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Free Content Flow disruption by an animal-tube mimic affects sediment bacterial colonization

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Simple flume experiments demonstrate that local flow perturbations by a protruding animal-tube mimic can cause a significant increase in bacterial colonization at the sediment-seawater interface. The occurrence and extent of this increase depend on properties of the viscous sublayer adjoining the bed—specifically, its spatial and temporal continuity, and its thickness relative to tube height. In the field homologous tube effects on bacterial colonization and abundances are likely to be common. These effects are postulated to be important to larval recruitment, community composition, the nutrition of deposit feeders, and sediment dynamics.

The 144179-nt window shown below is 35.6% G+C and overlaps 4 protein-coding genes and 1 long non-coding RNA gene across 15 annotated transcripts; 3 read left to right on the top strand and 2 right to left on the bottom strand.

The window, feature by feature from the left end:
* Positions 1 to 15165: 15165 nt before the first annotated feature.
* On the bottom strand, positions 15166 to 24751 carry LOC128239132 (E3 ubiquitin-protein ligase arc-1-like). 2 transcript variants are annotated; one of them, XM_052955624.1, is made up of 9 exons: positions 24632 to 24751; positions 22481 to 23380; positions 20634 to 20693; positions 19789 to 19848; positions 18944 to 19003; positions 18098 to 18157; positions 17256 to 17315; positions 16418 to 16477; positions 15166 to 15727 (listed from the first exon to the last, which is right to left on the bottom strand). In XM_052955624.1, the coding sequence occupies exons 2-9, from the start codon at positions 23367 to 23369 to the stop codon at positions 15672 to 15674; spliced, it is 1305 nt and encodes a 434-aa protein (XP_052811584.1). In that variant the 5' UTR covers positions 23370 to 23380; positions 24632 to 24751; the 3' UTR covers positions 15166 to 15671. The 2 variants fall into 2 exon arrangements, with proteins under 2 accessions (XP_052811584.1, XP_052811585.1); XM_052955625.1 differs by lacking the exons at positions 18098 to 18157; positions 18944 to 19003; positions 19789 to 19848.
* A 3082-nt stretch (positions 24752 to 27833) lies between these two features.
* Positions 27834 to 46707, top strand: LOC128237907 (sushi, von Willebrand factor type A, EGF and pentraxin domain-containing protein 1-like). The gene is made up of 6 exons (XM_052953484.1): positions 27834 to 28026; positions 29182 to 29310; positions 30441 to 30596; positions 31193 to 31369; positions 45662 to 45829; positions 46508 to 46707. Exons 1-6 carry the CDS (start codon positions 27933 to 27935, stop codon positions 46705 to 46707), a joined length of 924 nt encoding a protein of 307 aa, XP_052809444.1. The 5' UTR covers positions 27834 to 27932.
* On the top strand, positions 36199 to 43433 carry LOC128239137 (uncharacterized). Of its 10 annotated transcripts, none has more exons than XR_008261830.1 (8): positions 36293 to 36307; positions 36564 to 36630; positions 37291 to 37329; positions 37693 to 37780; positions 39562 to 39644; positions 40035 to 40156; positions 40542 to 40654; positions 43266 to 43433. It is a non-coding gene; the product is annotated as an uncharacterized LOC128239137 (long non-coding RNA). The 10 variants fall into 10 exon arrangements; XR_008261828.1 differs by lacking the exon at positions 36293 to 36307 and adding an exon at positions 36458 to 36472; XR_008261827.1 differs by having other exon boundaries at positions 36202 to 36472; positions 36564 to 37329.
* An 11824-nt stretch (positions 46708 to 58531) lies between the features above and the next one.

Document Type: Research Article


Publication date: May 1, 1985

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  • The Journal of Marine Research publishes peer-reviewed research articles covering a broad array of topics in physical, biological and chemical oceanography. Articles that deal with processes, as well as those that report significant observations, are welcome. In the area of biology, studies involving coupling between ecological and physical processes are preferred over those that report systematics. Authors benefit from thorough reviews of their manuscripts, where an attempt is made to maximize clarity. The time between submission and publication is kept to a minimum; there is no page charge.
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